Obsessive-Compulsive Disorder (OCD) is one of the psychological disorders that most limits freedom and damages the quality of life of people.
Fortunately, it is possible to manage your symptoms and learn behavioral patterns that will extinguish this disorder until it does not generate significant problems. If you are interested in knowing how psychologists work when treating OCD, read on .
- Related article: ” Obsessive-Compulsive Disorder (OCD): what is it and how does it manifest itself?“
What is OCD and what are its symptoms?
Obsessive-Compulsive Disorder is a psychological phenomenon described as a psychiatric syndrome in the diagnostic manuals used in Medicine and in Clinical and Health Psychology. It is characterized by loss of control in the face of intrusive thoughts and stereotypical actions that are very difficult to suppress, and that is why it has elements in common with anxiety disorders and tics.
Typically, the elements that allow identifying the presence of Obsessive-Compulsive Disorder in patients are two, as its name indicates: obsessions, on the one hand, and compulsions, on the other .
Obsessions are fundamentally intrusive images or thoughts, which arise in the person’s consciousness by “catching” their attention focus, and generating a strongly negative emotional response, linked to anxiety. These pieces of imagination can be, for example, the image of a large layer of germs invading our hands and eating them little by little, or a hole opening under our feet.
Compulsions are stereotypical actions that we feel the need to take to make the obsession go away (for the moment) and make us feel relatively good again. These actions can be physical or mental. Furthermore, it is felt that these behaviors must be carried out very carefully so that they “count” as the closing of the obsession, and always in the same order; if it is not done right, it starts again. Examples of frequent compulsions are:
- Wash your hands repeatedly and always in the same way.
- Clean a chair by passing a piece of paper through certain places and in a certain order.
- Scratching certain parts of the body, following a systematized pattern.
Impact on daily life
As a consequence of OCD symptoms, people who suffer from it lose a lot of time every day using it to perform compulsions, they compromise their physical and mental health due to their exposure to highly mechanical routines and stress, and their social life is damaged. For this reason, this is one of the usual reasons why many people come to Cribecca , our psychotherapy center in Seville; It is part of the psychological disorders with which psychotherapists have extensive experience.
On the other hand, in many cases who suffers from it also presents other psychological disorders that overlap with it, since the fact of feeling bad makes us prone to generate added problems that can become chronic.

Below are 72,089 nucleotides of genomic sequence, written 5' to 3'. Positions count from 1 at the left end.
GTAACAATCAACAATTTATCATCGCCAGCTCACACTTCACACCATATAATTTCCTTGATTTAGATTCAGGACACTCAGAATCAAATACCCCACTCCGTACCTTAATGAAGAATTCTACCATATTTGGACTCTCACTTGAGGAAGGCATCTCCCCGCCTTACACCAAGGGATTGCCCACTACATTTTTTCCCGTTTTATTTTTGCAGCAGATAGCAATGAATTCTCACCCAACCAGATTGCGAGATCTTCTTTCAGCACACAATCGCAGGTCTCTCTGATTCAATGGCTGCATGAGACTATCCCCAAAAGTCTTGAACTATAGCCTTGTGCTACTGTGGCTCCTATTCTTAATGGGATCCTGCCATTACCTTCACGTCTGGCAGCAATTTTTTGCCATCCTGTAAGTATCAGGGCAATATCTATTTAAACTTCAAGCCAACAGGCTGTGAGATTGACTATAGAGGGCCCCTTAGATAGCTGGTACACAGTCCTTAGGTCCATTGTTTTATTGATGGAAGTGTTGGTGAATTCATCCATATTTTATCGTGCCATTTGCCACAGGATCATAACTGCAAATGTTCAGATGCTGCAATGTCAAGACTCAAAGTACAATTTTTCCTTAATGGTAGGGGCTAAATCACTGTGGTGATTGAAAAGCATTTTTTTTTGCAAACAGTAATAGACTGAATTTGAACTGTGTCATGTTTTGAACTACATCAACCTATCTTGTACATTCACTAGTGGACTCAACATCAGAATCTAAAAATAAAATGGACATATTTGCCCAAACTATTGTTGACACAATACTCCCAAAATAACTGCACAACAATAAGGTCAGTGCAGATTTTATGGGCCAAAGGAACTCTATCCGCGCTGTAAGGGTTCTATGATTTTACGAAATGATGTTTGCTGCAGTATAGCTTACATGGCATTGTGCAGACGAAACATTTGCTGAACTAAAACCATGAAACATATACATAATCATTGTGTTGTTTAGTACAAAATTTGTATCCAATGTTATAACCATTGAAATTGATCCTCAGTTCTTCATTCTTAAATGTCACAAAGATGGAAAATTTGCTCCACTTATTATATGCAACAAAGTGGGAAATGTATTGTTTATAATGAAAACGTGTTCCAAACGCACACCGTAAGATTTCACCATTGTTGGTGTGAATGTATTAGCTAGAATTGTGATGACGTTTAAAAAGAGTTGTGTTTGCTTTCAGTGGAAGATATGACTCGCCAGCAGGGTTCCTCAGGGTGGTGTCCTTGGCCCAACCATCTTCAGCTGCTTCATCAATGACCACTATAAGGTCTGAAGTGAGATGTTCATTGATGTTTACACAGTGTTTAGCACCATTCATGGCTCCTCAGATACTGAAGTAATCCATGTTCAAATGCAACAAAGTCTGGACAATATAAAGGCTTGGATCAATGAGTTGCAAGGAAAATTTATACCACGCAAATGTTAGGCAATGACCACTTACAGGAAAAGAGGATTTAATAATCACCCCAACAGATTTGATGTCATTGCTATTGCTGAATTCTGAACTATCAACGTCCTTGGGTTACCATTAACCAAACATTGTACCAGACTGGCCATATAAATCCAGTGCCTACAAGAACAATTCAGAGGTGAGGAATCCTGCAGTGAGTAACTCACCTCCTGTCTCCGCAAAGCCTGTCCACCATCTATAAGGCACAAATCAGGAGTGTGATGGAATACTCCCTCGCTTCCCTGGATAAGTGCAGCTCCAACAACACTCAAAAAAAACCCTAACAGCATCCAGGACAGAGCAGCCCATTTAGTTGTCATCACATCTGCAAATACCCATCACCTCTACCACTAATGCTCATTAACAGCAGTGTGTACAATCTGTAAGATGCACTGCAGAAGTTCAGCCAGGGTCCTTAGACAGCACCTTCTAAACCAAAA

- You may be interested: ” What is anxiety: how to recognize it and what to do“
What psychologists do to treat OCD
What can be done from the psychologist’s office to treat and combat the symptoms of Obsessive-Compulsive Disorder?
One of the most effective strategies is called Exposure and Response Prevention , which consists in untying the anxiety experienced due to the obsession with compulsive behavior. In other words, the patient is trained to deal with this momentary discomfort, tolerating the experience without “giving up” on the need to perform the compulsion.
In this way, the patient experiences how it is possible to endure anxiety without anything bad happening beyond the anxiety itself, and begins to stop seeing the compulsion as an inevitable way out of that situation. As treatment progresses under the supervision of the psychology professional who handles the case, the obsession and compulsion stop reinforcing each other, and this causes the Obsessive-Compulsive Disorder to fade away.
On the other hand, it is also often necessary to modify the irrational belief system of each patient. This is so because, on many occasions, the habit of submitting to compulsions can lead people to believe totally or partially that something very bad will happen to them if they do not end the obsession through ritual (compulsion); This is an example of magical or superstitious thinking that reinforces the existence of the disorder and at the same time arises from it.
Thus, psychotherapy sessions also carry out cognitive restructuring focused on the beliefs that feed and maintain OCD. This consists of leading the patient to question these beliefs, to put them to the test and see to what extent they adhere to reality.
Of course, everything we have seen about the treatment of Obsessive-Compulsive Disorder is more complicated than what is summarized here. In reality it is a process that requires the joint work of the psychologist and the patient, and the performance of exercises between sessions by the latter (following the instructions of the psychotherapist). The psychologist’s job is not only to give instructions, but also to literally “train” the person to get rid of OCD little by little, through a transformation of habits and way of thinking.